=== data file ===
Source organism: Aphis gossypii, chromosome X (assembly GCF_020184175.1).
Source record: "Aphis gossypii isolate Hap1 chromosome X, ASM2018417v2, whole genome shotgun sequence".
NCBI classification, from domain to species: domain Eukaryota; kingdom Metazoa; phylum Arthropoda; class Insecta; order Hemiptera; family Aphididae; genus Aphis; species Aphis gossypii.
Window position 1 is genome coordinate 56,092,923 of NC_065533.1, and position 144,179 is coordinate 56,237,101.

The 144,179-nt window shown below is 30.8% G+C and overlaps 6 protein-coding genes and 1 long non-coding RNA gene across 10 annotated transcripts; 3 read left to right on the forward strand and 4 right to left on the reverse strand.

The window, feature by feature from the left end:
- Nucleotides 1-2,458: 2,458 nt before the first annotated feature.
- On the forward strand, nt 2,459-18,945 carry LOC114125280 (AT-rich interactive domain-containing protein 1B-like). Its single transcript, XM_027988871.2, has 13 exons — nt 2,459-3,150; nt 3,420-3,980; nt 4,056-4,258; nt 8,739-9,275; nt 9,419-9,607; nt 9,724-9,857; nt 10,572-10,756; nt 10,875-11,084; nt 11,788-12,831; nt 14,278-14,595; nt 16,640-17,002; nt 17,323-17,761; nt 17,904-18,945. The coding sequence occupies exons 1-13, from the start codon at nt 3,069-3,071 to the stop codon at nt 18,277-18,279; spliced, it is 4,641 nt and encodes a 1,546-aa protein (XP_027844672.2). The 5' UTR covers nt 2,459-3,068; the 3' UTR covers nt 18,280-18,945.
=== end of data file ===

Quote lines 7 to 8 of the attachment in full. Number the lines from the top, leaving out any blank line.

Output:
- Nucleotides 1-2,458: 2,458 nt before the first annotated feature.
- On the forward strand, nt 2,459-18,945 carry LOC114125280 (AT-rich interactive domain-containing protein 1B-like). Its single transcript, XM_027988871.2, has 13 exons — nt 2,459-3,150; nt 3,420-3,980; nt 4,056-4,258; nt 8,739-9,275; nt 9,419-9,607; nt 9,724-9,857; nt 10,572-10,756; nt 10,875-11,084; nt 11,788-12,831; nt 14,278-14,595; nt 16,640-17,002; nt 17,323-17,761; nt 17,904-18,945. The coding sequence occupies exons 1-13, from the start codon at nt 3,069-3,071 to the stop codon at nt 18,277-18,279; spliced, it is 4,641 nt and encodes a 1,546-aa protein (XP_027844672.2). The 5' UTR covers nt 2,459-3,068; the 3' UTR covers nt 18,280-18,945.